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Arch Anim Nutr. 2016 Aug;70(4):307-21. doi: 10.1080/1745039X.2016.1175807. Epub 2016 May 10.

Effects of quebracho tannin extract (Schinopsis balansae Engl.) and activated charcoal on nitrogen balance, rumen microbial protein synthesis and faecal composition of growing Boer goats.

Author information

1
a Animal Husbandry in the Tropics and Subtropics , University of Kassel and Georg-August-Universität Göttingen , Göttingen , Germany.
2
b Animal Nutrition and Rangeland Management in the Tropics and Subtropics , University of Hohenheim , Stuttgart , Germany.
3
c Animal Nutrition and Animal Health , University of Kassel , Witzenhausen , Germany.

Abstract

Under irrigated arid conditions, organic fertiliser rich in slowly decomposable nitrogen (N) and carbon (C) is needed for soil fertility maintenance. Feeding ruminants with condensed tannins will lower ruminal protein degradation, reduce urinary N excretion and might increase the faecal fraction of slowly decomposable N. Supplementation with activated charcoal (AC) might enrich manure with slowly degrading C. Therefore, we investigated the effects of feeding quebracho tannin extract (QTE) and AC on the N balance of goats, the efficiency of microbial protein synthesis in the rumen (EMPS) and the composition of faeces. The feeding trial comprised three periods; in each period, 12 male Boer goats (28 ± 3.9 kg live weight) were assigned to six treatments: a Control diet (per kg diet 500 g grass hay and 500 g concentrate) and to further five treatments the Control diet was supplemented with QTE (20 g and 40 g/kg; diets QTE2 and QTE4, respectively), with AC (15 g and 30 g/kg, diets AC1.5 and AC3.0, respectively) and a mixture of QTE (20 g/kg) plus AC (15 g/kg) (diet QTEAC). In addition to the N balance, EMPS was calculated from daily excretions of purine derivatives, and the composition of faecal N was determined. There was no effect of QTE and AC supplementation on the intake of organic matter (OM), N and fibre, but apparent total tract digestibility of OM was reduced (p = 0.035). Feeding QTE induced a shift in N excretion from urine to faeces (p ≤ 0.001) without altering N retention. Total N excretion tended to decrease with QTE treatments (p = 0.053), but EMPS was not different between treatments. Faecal C excretion was higher in QTE and AC treatments (p = 0.001) compared with the Control, while the composition of faecal N differed only in concentration of undigested dietary N (p = 0.001). The results demonstrate that QTE can be included into diets of goats up to 40 g/kg, without affecting N utilisation, but simultaneously increasing the excretion of slowly decomposable N and C fractions. Feeding AC up to 30 g/kg of the diet increases slowly degradable faecal C concentration, without negative effects on N metabolism of goats.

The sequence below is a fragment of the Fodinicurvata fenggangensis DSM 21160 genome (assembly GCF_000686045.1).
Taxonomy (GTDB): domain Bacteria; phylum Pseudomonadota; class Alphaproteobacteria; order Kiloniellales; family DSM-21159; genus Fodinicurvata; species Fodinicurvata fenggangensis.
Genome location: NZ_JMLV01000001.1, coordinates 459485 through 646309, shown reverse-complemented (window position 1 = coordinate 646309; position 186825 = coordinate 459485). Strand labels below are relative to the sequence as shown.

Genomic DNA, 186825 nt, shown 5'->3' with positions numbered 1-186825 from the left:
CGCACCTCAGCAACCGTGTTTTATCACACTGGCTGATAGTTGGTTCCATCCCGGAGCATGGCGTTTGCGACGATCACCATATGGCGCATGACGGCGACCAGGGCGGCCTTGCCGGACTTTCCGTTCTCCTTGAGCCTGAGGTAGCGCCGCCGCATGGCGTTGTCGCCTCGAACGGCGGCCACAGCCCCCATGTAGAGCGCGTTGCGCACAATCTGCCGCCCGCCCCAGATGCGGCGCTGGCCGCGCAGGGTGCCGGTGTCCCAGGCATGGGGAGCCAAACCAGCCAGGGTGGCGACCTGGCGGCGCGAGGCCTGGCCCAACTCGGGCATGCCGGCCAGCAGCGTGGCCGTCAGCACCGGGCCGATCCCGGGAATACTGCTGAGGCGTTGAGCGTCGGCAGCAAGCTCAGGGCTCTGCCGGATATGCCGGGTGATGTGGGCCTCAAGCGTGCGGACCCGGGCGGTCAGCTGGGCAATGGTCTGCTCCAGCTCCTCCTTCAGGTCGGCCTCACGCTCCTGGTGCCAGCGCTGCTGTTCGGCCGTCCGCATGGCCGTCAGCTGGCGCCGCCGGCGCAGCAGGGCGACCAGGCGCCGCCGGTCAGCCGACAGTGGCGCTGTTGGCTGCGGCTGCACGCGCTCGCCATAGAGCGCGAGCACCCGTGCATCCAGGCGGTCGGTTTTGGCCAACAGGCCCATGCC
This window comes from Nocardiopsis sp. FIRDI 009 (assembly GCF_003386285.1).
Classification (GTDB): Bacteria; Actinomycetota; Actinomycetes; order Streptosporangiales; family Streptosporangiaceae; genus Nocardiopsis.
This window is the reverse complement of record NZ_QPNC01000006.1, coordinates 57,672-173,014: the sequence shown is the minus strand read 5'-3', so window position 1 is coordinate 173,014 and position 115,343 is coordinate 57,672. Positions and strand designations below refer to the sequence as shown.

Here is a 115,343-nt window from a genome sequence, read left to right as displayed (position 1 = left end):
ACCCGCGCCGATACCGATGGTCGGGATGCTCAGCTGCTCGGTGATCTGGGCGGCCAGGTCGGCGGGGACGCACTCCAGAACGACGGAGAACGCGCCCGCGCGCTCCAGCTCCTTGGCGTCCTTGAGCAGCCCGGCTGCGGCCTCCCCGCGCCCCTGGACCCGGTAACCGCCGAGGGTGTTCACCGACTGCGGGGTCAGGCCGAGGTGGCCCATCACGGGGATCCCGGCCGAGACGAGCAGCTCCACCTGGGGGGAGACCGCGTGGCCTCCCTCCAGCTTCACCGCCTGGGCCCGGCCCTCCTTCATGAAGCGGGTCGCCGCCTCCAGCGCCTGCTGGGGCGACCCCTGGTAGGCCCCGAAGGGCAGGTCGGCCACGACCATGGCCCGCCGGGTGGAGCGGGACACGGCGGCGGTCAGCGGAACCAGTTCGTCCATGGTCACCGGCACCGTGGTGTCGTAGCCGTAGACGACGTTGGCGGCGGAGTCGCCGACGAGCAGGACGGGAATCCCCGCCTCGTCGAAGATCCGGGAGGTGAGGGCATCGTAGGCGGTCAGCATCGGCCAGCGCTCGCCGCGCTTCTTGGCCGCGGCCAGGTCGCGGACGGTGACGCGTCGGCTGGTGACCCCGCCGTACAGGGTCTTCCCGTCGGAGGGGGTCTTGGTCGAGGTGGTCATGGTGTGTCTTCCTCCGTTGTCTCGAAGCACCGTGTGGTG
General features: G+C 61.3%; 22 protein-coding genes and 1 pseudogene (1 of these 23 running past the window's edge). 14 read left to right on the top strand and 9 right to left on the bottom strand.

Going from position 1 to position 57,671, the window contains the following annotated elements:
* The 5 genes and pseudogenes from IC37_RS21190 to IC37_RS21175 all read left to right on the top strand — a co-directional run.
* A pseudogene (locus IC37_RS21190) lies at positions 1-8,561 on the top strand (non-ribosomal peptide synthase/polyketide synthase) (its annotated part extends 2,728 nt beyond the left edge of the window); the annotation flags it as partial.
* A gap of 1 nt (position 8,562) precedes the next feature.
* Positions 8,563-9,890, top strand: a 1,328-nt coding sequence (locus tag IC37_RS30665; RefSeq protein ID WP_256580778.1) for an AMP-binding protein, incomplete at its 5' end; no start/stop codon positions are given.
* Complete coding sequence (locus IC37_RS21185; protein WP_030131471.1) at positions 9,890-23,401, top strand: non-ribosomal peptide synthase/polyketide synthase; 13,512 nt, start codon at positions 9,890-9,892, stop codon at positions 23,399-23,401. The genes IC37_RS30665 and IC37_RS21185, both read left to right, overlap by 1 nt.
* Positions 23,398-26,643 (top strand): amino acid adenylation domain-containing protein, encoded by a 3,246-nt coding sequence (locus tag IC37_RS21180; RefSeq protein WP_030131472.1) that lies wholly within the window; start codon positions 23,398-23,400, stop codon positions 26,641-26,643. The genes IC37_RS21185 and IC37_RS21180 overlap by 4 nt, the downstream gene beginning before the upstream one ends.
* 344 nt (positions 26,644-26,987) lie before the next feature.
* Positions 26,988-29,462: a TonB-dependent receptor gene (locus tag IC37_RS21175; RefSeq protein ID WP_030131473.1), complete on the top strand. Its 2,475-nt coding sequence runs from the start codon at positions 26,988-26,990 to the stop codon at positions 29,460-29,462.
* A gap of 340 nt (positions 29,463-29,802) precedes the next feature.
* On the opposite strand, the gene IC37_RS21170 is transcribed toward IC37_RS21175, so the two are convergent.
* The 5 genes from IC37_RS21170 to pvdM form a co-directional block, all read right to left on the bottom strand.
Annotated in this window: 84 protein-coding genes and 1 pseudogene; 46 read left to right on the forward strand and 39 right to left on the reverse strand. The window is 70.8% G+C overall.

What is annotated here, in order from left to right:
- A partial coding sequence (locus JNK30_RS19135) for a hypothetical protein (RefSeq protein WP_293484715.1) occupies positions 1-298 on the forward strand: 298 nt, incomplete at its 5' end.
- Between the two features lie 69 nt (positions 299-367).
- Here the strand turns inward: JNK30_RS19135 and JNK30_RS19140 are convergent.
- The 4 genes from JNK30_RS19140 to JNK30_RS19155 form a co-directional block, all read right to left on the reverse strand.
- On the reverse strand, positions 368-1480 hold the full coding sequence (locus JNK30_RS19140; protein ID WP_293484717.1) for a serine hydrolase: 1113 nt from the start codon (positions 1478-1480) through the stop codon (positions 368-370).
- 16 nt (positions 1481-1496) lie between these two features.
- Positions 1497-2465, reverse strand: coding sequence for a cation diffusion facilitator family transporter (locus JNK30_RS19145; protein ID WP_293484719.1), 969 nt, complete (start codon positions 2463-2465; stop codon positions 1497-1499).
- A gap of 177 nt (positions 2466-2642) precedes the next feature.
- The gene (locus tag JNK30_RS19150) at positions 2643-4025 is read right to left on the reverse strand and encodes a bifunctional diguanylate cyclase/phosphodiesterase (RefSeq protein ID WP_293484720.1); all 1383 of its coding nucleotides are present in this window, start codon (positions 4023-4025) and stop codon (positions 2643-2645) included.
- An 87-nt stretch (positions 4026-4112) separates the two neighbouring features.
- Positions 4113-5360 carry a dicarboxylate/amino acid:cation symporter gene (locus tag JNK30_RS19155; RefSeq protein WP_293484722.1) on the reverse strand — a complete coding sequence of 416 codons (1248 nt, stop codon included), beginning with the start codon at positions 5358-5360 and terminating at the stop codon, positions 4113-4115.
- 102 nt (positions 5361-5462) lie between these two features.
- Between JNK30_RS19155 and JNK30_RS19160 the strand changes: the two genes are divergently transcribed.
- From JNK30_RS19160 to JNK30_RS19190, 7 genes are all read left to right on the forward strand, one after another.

KEYWORDS:

Charcoal; digestibility; faeces composition; goats; nitrogen balance; purines; tannins

PMID:
27161670
DOI:
10.1080/1745039X.2016.1175807
[Indexed for MEDLINE]

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